Democrat Margaret Anderson Kelliher decided against picking a DFL mainstay as her running mate and decided to pick a budget expert. Kelliher selected John Gunyou, former Finance Commissioner under Republican Gov. Arne Carlson and current Minnetonka City Manager. She said his budget expertise “is unmatched” in Minnesota.
Kelliher’s two opponents in the DFL primary praised Gunyou as an financial expert.
Here’s Entenza’s statement:
I’ve known John Gunyou for many years. He is a good man and cares about Minnesota. Three weeks ago I challenged Speaking Kelliher to a series of debates and have yet to hear back from her. Hopefully now that she has a ticket she will be prepared to join me in talking to voters about how to move Minnesota forward.
My campaign is about making Minnesota great again by embracing the clean energy economy and giving every kid a world class education. I again welcome my opponents to participate in this discussion.
Here’s what Dayton told MPR News about Gunyou:
“I always respected him professionally and he certainly brings good expertise on state and local fiscal matters. If I’m fortunate enough to be elected governor he’d certainly be one of the people that I’d be looking to for advice about the state’s fiscal situation.”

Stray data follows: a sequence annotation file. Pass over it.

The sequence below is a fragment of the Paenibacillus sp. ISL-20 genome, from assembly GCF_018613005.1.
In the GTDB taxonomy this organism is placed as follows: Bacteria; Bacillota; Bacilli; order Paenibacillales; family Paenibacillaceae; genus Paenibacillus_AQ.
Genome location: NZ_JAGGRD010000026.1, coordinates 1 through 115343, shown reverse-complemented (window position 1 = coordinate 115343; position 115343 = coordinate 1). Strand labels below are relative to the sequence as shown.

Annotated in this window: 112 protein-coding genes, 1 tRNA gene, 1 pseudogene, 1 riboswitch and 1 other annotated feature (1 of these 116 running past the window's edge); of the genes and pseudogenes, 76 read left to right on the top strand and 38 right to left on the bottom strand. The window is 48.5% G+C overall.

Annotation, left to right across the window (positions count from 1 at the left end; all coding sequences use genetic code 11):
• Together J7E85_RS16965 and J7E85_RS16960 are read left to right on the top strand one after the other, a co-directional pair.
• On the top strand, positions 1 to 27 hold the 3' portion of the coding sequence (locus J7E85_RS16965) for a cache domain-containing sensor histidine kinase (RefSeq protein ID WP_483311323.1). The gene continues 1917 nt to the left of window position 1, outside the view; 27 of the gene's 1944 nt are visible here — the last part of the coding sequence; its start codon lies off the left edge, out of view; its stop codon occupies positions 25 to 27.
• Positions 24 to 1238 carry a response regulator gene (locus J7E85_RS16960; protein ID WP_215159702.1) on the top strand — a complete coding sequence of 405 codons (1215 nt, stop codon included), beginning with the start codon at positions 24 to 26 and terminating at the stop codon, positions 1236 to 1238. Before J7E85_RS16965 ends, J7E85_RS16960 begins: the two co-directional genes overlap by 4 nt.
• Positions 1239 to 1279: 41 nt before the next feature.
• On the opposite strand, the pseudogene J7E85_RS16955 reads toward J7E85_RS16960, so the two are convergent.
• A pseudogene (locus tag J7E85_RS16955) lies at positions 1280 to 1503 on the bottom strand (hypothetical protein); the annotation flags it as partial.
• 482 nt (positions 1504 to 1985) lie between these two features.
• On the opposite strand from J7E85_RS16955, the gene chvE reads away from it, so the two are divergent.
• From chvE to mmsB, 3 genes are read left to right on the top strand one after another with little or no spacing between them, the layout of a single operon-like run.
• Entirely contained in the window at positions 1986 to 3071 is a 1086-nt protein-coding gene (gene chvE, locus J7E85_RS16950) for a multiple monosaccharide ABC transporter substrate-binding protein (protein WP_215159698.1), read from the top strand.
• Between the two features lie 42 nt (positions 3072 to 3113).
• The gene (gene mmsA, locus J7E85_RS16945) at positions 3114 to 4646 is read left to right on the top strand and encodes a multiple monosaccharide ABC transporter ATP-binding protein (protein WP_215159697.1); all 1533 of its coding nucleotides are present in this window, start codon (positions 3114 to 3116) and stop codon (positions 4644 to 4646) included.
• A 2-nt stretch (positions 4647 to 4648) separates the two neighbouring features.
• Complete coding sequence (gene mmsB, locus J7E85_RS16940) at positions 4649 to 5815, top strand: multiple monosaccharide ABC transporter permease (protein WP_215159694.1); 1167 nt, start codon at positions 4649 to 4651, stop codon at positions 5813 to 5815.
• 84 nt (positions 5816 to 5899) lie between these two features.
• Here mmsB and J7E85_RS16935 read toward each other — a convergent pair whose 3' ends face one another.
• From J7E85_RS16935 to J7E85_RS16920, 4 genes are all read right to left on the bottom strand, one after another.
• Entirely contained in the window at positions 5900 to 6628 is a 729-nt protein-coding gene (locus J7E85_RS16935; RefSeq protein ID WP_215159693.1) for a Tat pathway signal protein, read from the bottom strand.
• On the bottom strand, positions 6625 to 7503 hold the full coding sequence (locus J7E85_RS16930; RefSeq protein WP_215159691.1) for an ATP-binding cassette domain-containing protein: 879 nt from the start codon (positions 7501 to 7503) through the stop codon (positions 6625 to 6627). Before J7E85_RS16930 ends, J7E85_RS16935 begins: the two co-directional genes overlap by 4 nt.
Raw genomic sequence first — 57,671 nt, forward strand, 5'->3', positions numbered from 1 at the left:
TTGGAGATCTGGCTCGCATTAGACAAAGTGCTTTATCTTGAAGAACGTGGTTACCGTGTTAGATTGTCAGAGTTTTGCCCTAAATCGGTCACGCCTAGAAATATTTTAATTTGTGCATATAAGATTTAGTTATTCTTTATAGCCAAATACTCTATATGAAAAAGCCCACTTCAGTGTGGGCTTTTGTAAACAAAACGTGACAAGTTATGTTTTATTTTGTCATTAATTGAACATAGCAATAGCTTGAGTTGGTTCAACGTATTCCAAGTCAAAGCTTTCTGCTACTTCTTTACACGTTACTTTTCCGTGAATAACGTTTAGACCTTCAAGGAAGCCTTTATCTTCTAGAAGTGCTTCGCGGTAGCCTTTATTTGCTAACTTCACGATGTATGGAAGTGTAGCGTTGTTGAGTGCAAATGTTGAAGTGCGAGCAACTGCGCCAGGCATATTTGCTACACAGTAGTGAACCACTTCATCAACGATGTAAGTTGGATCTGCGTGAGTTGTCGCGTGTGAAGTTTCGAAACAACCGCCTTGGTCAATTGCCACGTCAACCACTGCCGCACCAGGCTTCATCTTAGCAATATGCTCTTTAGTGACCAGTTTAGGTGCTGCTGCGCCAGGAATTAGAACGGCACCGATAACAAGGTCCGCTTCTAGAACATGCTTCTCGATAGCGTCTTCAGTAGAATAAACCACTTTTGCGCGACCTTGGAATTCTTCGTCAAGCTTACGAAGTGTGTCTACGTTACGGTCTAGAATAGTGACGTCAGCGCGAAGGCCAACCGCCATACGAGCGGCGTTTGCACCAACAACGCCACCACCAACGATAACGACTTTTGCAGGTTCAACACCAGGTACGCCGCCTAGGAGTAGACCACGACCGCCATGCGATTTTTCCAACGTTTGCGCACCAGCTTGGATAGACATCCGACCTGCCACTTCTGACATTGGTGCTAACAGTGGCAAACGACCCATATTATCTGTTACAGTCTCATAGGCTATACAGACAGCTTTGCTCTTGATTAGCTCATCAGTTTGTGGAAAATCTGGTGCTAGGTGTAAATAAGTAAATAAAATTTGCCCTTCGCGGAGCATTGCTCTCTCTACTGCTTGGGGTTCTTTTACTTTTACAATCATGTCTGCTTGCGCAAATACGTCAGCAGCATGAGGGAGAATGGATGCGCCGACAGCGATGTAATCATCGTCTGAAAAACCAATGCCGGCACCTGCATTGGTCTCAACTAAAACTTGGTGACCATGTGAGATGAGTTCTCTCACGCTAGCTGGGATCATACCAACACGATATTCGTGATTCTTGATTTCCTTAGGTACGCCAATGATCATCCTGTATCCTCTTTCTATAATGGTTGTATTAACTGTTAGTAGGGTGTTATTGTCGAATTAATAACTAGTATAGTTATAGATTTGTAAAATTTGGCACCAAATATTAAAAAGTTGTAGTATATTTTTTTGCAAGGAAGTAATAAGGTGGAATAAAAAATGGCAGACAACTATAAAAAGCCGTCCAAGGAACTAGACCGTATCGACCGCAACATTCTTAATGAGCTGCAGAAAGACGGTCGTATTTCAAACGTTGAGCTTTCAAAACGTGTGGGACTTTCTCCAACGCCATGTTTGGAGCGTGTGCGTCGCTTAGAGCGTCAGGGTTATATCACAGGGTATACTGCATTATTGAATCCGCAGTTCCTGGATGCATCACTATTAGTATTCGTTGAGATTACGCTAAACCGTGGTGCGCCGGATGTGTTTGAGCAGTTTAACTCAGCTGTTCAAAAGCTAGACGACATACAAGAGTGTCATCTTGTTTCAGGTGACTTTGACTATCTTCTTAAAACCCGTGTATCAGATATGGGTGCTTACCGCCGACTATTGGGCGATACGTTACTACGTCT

Republican Tom Emmer released this statement on Kelliher’s pick of Gunyou:
“In the coming months we will continue to listen to people throughout the state as we lay out our agenda of limited government and lower taxes to promote a more prosperous Minnesota. Both I and Annette (GOP endorsed Lieutenant Governor candidate) look forward to the head-to-head debate over the best direction for Minnesota with whomever wins the Democrat primary.”
This is what Independence Party candidate Tom Horner told reporters about Kelliher’s pick:
“I think John Gunyou is a terrific pick. He’s an outstanding person who has been a great public servant and a very strong pick. But I also think it’s a recognition that Speaker kelliher and Democrats need to get over a hurdle of being more taxes and more spending in a year when we’re going to have a $7-$9 billion shortfall.”